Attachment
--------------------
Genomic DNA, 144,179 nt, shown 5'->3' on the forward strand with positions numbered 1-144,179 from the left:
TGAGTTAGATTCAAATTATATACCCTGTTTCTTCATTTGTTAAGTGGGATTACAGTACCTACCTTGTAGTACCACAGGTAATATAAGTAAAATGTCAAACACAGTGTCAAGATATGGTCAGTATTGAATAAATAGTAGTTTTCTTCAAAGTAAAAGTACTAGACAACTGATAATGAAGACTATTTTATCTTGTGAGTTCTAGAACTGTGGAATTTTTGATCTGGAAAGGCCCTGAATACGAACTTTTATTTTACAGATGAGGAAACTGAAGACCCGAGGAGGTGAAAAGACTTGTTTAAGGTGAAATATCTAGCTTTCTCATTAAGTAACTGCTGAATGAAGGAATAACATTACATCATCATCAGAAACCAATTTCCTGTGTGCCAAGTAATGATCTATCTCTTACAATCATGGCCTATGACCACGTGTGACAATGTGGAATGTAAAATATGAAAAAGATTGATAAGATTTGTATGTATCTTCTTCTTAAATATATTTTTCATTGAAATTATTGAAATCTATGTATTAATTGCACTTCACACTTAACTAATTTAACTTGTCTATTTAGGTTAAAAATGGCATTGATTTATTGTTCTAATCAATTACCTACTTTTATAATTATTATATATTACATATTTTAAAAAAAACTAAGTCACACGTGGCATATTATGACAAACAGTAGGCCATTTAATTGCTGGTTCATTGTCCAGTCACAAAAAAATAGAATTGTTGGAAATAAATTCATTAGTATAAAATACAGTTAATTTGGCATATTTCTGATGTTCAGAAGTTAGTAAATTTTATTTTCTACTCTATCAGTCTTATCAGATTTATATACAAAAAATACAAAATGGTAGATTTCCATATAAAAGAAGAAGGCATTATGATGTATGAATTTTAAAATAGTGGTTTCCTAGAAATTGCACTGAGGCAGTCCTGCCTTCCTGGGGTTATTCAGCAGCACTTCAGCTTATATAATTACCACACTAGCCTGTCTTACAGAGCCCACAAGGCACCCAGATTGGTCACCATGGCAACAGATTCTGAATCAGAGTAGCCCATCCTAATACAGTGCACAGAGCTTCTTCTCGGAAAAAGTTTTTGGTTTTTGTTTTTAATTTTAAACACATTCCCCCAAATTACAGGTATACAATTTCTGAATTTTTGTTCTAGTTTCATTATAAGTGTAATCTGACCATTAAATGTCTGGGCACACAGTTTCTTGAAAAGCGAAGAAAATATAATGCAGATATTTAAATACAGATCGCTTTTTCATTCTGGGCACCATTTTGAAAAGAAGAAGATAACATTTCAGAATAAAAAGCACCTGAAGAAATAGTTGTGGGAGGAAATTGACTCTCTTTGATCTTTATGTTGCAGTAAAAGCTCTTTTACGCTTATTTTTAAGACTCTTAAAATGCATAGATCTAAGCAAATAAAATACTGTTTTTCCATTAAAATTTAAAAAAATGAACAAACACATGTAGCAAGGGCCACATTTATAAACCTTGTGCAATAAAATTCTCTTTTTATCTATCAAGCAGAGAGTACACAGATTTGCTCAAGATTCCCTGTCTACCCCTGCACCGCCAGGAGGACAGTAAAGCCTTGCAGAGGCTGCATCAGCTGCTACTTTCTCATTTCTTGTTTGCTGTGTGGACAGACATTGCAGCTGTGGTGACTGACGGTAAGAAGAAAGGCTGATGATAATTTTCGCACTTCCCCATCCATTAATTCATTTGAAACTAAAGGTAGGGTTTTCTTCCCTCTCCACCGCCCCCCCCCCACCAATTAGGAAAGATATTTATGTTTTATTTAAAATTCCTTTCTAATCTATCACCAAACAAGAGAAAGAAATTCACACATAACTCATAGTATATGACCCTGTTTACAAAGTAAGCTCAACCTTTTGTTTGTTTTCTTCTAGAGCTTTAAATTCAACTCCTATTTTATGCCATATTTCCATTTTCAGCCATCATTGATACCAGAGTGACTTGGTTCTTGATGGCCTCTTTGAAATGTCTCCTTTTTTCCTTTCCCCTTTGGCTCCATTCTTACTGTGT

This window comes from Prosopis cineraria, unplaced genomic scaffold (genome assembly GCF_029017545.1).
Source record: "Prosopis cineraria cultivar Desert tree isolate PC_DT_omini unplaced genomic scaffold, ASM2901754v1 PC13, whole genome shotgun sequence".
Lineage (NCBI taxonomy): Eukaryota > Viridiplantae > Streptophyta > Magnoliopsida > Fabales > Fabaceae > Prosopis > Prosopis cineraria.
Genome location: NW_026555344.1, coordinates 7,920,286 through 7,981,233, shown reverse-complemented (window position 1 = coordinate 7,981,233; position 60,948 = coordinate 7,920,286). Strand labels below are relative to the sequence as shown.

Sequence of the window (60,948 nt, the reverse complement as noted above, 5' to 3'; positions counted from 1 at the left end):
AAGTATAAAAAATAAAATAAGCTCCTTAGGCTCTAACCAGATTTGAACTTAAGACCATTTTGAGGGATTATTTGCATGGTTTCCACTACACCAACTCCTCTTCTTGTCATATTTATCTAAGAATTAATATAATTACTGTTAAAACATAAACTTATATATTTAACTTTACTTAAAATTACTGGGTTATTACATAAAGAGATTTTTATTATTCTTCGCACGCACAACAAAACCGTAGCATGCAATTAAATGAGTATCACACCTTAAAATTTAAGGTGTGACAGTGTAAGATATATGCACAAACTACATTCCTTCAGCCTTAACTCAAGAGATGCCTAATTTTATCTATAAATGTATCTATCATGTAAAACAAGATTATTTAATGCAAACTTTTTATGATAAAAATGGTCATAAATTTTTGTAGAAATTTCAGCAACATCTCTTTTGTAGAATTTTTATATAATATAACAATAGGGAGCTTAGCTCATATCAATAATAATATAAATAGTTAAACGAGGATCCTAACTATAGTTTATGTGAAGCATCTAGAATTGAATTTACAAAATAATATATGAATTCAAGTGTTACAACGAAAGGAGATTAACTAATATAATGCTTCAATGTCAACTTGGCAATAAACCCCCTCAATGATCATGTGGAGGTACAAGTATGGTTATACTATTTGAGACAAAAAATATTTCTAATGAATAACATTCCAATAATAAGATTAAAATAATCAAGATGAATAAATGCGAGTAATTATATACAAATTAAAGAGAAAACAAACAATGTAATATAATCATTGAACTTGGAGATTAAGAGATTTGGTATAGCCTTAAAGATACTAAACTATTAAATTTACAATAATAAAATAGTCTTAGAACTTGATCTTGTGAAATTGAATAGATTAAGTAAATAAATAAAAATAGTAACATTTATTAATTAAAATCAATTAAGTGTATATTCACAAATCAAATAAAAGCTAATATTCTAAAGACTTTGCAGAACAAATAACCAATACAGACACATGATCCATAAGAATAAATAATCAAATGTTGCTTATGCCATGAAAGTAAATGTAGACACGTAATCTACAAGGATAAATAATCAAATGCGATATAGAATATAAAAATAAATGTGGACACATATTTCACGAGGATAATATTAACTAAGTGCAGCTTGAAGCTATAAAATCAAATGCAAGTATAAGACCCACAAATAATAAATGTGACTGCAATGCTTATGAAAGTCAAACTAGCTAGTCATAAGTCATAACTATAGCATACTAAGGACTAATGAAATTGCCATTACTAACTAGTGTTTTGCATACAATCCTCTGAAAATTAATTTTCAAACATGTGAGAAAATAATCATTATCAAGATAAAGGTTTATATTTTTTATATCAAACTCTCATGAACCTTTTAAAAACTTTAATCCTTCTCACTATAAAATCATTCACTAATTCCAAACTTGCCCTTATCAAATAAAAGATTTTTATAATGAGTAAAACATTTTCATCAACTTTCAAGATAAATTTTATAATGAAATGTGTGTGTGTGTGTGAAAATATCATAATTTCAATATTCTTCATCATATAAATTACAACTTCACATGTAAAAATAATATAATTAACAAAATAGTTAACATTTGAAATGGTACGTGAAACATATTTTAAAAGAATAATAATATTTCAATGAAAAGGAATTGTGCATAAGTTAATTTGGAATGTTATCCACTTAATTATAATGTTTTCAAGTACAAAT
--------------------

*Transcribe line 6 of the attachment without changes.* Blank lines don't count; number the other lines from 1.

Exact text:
Genome location: NW_026555344.1, coordinates 7,920,286 through 7,981,233, shown reverse-complemented (window position 1 = coordinate 7,981,233; position 60,948 = coordinate 7,920,286). Strand labels below are relative to the sequence as shown.